Monday, June 05, 2006



Two years ago to the day, June 3, 2006, my 20-year-old nephew, Radames Rivera, was killed by gun violence. He left behind a grieving mother, my sister, Janet, a loving little brother, and countless uncles, cousins and other family relatives. I didn’t know my nephew very well because I met him late in life after discovering that I had another sister and brother. His death nonetheless affected me as if it had been my own child. Whom among us hasn’t feel a mother’s pain at the loss of a child.

Last Saturday morning, I participated in the Alliance of Logan Square Organization’S (A.L.S.O.) 11th Annual Walk for Peace in Chicago. Each year, this walk commemorates the lives lost to gun violence in various police districts in Chicago. As the walk wound through the streets where I once lived, across the streets where I drive through every day, and into the faces of the old residents and new yuppies who are oblivious and ignorant of the destruction occurring in this old vs. gentrifying neighborhood, I couldn’t help thinking about how sad it was that the 31 murder victims we were remembering were only a slice of the countless victims who were killed in our “beautiful” city in ONE YEAR, just a small portion of the numerous victims killed every year in our “great” nation. I repeat, 31 people, mostly children, were killed in just two police districts.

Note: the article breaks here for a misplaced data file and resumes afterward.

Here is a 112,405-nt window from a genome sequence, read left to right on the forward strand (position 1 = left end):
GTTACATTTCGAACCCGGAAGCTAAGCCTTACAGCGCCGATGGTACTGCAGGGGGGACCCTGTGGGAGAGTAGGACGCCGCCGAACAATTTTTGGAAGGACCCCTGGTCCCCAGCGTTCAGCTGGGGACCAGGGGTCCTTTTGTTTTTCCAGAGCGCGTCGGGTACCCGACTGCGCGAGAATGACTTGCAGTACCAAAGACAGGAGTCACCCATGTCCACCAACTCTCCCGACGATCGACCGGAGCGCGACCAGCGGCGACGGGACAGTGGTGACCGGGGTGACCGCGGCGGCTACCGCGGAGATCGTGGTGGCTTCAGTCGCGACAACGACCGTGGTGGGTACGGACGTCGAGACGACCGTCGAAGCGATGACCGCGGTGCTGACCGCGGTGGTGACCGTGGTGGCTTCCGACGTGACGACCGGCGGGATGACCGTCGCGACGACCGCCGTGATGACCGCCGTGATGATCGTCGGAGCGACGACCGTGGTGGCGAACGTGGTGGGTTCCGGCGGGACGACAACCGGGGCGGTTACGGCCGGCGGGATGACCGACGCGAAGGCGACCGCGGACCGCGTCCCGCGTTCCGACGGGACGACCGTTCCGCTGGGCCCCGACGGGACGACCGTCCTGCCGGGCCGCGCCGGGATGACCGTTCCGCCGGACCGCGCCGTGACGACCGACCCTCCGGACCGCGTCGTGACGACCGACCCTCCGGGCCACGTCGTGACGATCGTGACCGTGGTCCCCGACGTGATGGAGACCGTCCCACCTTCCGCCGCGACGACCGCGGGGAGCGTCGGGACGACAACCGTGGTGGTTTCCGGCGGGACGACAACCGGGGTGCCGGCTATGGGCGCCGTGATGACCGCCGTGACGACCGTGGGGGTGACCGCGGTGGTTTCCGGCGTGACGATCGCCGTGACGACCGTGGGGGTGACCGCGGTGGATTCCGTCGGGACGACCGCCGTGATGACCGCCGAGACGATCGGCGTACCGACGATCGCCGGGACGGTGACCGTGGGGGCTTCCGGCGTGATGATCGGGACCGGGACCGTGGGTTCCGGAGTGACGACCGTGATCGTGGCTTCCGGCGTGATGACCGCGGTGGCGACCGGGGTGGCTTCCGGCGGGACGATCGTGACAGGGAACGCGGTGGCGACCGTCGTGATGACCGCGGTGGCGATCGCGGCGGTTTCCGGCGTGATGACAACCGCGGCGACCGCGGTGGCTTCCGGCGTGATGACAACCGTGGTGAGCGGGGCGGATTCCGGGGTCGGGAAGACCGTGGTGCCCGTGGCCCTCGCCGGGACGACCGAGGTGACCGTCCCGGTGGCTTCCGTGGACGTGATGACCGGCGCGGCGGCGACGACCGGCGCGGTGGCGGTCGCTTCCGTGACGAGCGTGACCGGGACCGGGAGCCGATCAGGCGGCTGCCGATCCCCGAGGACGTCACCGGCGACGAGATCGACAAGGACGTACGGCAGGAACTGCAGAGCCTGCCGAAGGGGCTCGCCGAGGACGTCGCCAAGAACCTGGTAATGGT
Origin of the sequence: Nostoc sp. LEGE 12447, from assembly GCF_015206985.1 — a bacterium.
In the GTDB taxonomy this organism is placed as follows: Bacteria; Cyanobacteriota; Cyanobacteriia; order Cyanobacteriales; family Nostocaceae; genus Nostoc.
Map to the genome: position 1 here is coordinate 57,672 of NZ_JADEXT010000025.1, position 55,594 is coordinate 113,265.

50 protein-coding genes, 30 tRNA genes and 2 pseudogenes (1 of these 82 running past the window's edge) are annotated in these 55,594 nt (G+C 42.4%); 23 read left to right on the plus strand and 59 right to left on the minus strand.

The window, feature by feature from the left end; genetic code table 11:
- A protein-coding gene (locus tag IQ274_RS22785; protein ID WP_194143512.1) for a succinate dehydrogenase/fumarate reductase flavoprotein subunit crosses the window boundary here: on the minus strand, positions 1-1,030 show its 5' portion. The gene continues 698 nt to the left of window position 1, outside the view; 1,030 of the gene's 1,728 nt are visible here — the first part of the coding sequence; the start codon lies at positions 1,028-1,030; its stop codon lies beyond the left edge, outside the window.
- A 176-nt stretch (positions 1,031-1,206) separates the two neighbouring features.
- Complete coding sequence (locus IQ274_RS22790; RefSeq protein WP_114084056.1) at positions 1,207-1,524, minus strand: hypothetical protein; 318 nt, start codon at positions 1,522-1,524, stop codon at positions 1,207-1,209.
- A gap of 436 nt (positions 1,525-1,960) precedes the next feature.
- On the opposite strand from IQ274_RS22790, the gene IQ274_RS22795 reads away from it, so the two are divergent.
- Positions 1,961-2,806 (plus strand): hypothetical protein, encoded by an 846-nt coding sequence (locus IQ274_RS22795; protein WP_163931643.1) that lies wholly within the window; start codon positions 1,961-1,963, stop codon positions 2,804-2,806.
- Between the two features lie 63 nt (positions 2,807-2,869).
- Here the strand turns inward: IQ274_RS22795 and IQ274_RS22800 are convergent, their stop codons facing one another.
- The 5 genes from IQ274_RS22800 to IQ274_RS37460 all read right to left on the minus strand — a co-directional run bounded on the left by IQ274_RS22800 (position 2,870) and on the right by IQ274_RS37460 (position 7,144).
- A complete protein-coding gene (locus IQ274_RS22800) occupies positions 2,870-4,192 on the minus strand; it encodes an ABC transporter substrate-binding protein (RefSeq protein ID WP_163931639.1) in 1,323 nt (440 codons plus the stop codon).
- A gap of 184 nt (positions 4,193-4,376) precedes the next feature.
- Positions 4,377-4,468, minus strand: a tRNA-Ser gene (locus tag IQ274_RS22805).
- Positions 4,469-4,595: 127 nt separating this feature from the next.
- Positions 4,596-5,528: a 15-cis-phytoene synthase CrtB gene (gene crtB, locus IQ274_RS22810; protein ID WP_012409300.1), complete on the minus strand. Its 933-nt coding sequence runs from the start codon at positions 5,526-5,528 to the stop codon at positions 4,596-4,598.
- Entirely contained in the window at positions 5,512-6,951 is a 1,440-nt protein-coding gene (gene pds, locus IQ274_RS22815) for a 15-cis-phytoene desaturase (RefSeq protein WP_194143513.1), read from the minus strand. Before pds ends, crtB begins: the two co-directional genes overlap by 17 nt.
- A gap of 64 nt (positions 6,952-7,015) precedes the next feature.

Homicide is the NUMBER ONE cause of death for Chicago residents between the ages of 1 and 34. Not disease, but homicide. In Illinois, homicide is the leading cause of death for Blacks between the ages of 15 and 34. Eighty percent of the killings in Chicago are the result of shootings. Most of the victims AND offenders in Chicago homicides are under the age of 30. Put that in your chamber of Commerce brochures Mayor Daley and Governor Blagovich when you're trying to attract businesses and new residents to our fair city and state. Think about that when you’re grappling with the city and state budgets.

I cried as my sister spoke of a mother’s pain, anger and hope. I prayed for all the mothers who have had to endure this unnecessary trauma. And I prayed that I would never feel such pain. I cried as the names of the victims were read one by one, as other children hung a ribboned nametag on a white cross. When the name of two-year-old Shyania Crittle was read, my heart almost gave out as I struggled to control my emotions.

What is the solution? Stricter parenting? Better schools? More money for social programs? Bigger police presence? God? I wish I knew. I do know that there is no one solution but a combination of all of the above can’t hurt – especially God.




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